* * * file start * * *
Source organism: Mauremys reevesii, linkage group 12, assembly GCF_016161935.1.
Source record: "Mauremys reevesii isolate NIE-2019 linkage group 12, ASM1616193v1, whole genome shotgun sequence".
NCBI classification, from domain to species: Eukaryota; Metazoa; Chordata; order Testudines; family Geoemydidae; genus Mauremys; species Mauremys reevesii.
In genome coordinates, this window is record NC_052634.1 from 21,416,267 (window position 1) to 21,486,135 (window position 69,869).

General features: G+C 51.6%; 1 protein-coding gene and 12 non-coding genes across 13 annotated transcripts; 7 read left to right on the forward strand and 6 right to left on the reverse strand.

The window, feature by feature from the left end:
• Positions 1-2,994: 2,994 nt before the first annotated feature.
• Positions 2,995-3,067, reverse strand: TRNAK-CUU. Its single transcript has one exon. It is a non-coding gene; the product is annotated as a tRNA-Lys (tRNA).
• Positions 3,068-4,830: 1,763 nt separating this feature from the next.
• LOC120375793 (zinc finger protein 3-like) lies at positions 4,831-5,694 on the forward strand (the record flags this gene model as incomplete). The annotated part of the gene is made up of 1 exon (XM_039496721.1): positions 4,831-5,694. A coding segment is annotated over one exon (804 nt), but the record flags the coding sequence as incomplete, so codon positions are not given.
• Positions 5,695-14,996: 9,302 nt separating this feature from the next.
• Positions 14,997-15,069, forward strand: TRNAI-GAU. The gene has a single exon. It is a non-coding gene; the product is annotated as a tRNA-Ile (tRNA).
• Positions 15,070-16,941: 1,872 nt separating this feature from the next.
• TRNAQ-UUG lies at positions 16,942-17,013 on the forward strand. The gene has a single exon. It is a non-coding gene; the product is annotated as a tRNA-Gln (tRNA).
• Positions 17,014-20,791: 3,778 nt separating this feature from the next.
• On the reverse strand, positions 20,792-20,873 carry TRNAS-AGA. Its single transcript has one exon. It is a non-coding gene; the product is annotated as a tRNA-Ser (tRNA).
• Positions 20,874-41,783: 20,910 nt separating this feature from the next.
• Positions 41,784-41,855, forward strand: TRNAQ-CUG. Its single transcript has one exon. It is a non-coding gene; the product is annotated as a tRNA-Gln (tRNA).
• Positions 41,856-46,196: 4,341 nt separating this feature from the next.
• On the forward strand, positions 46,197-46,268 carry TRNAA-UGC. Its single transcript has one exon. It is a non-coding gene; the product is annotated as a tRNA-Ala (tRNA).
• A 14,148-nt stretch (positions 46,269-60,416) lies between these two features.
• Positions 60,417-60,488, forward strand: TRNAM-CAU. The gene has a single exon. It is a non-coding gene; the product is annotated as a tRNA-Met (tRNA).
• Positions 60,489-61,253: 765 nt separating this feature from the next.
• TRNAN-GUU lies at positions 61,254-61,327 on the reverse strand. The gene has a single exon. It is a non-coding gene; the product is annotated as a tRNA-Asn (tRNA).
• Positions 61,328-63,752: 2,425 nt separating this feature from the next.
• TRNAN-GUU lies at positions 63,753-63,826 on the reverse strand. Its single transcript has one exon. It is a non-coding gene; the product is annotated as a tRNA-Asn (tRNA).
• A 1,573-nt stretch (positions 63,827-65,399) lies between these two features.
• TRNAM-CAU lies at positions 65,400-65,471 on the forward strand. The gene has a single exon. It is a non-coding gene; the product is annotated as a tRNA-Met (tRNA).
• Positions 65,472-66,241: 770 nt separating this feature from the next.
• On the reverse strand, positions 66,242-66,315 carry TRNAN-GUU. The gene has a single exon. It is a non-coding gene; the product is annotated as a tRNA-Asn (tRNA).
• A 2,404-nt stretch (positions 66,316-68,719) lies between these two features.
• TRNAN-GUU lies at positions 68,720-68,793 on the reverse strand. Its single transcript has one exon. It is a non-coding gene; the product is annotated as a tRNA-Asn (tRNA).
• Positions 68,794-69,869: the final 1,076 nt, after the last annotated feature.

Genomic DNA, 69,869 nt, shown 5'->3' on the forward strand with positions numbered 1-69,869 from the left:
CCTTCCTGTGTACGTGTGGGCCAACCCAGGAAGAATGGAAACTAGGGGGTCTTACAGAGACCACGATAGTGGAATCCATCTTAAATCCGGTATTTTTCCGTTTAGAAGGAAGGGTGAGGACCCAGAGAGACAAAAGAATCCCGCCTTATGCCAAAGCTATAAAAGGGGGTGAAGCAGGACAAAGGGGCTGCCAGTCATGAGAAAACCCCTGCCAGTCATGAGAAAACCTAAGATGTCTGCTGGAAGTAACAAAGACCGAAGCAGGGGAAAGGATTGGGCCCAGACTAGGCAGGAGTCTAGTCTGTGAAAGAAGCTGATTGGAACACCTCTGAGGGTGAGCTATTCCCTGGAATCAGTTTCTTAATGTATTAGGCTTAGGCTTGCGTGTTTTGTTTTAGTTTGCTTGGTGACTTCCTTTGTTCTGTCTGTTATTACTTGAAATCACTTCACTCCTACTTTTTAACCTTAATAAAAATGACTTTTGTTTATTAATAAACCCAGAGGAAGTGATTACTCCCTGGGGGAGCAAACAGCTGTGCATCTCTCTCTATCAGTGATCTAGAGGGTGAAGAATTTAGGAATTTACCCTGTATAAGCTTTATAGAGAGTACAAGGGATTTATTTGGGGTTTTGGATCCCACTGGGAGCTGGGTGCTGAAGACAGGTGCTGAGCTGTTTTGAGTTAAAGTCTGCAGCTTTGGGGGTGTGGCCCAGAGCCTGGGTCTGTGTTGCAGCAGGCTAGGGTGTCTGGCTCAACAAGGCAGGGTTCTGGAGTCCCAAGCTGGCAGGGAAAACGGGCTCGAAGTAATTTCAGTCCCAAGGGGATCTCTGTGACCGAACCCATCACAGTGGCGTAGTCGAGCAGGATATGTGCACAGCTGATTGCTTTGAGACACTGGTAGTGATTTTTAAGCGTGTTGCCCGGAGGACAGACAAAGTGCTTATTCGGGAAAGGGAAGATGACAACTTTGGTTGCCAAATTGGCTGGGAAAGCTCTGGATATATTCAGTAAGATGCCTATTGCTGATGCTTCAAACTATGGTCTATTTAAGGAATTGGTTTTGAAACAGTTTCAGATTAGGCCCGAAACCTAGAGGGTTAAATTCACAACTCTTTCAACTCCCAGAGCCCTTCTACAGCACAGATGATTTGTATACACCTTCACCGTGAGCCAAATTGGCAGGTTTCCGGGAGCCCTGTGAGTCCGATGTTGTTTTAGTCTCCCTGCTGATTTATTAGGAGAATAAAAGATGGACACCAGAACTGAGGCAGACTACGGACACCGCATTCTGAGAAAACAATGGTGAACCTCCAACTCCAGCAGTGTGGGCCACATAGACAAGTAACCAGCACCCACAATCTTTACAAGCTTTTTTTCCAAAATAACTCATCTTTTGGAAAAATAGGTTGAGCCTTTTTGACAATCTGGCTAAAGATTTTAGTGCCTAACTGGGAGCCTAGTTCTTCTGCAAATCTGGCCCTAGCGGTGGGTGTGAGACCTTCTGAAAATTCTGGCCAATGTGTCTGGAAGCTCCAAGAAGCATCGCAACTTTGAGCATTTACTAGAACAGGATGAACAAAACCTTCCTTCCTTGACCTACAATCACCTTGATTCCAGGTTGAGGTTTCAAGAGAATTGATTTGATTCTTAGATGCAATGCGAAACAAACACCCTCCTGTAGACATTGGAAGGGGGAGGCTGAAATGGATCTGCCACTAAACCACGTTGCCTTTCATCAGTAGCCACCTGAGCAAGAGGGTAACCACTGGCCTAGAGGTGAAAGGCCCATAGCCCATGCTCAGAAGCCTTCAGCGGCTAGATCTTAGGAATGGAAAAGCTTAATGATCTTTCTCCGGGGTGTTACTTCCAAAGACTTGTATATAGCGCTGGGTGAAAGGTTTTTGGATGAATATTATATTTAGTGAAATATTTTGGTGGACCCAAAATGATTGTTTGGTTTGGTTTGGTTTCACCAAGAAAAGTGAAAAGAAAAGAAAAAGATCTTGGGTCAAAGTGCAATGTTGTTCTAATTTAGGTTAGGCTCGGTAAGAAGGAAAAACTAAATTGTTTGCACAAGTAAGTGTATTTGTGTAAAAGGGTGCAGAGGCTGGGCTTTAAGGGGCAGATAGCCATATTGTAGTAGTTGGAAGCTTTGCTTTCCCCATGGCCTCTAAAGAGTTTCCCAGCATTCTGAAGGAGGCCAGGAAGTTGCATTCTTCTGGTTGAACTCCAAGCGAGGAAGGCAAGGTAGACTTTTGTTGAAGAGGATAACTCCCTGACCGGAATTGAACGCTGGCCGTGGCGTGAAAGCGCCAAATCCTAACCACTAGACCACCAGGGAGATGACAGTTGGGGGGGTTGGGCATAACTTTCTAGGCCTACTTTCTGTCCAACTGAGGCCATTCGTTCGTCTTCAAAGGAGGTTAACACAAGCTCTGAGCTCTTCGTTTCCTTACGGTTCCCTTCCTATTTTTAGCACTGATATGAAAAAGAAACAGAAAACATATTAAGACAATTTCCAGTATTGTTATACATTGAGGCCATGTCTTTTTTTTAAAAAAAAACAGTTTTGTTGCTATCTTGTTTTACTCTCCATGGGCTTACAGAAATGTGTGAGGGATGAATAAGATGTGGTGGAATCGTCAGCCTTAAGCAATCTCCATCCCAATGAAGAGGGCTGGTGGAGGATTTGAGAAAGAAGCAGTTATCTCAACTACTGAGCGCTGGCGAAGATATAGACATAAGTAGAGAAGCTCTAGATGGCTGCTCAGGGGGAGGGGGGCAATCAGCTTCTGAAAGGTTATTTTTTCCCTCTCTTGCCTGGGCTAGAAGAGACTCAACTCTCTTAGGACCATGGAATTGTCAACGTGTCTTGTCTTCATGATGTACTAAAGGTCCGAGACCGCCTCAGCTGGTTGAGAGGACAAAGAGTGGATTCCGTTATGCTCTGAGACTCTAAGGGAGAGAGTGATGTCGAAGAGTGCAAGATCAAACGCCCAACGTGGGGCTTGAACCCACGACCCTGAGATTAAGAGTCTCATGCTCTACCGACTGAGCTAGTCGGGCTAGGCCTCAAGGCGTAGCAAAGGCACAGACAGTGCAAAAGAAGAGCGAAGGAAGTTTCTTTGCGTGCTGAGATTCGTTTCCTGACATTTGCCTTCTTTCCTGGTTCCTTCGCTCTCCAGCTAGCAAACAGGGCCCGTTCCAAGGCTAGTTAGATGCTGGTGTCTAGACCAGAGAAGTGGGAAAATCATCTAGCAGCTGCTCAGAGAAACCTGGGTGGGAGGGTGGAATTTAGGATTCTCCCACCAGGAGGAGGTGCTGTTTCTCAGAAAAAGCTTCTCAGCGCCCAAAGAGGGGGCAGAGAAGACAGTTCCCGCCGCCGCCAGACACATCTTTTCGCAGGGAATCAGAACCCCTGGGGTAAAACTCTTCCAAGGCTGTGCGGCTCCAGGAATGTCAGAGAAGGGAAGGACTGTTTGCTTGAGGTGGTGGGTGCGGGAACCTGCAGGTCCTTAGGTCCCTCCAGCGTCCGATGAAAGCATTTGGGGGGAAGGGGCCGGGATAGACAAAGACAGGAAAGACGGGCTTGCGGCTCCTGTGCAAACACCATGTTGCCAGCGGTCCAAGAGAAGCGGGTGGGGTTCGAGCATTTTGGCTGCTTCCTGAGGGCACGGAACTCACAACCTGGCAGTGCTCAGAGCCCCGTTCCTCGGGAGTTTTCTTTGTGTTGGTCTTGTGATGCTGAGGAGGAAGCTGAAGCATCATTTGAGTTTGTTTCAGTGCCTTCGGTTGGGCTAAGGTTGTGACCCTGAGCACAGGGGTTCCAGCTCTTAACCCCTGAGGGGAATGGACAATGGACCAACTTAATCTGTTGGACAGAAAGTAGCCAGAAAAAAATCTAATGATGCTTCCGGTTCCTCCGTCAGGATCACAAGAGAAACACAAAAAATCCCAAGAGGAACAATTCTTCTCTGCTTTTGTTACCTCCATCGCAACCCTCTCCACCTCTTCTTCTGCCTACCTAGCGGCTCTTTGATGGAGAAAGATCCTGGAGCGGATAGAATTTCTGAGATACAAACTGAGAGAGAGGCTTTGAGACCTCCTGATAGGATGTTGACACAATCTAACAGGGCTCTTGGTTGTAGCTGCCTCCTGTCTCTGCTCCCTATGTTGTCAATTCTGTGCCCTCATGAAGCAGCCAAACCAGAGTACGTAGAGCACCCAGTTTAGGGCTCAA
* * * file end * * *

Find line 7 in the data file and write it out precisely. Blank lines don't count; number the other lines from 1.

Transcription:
• Positions 1-2,994: 2,994 nt before the first annotated feature.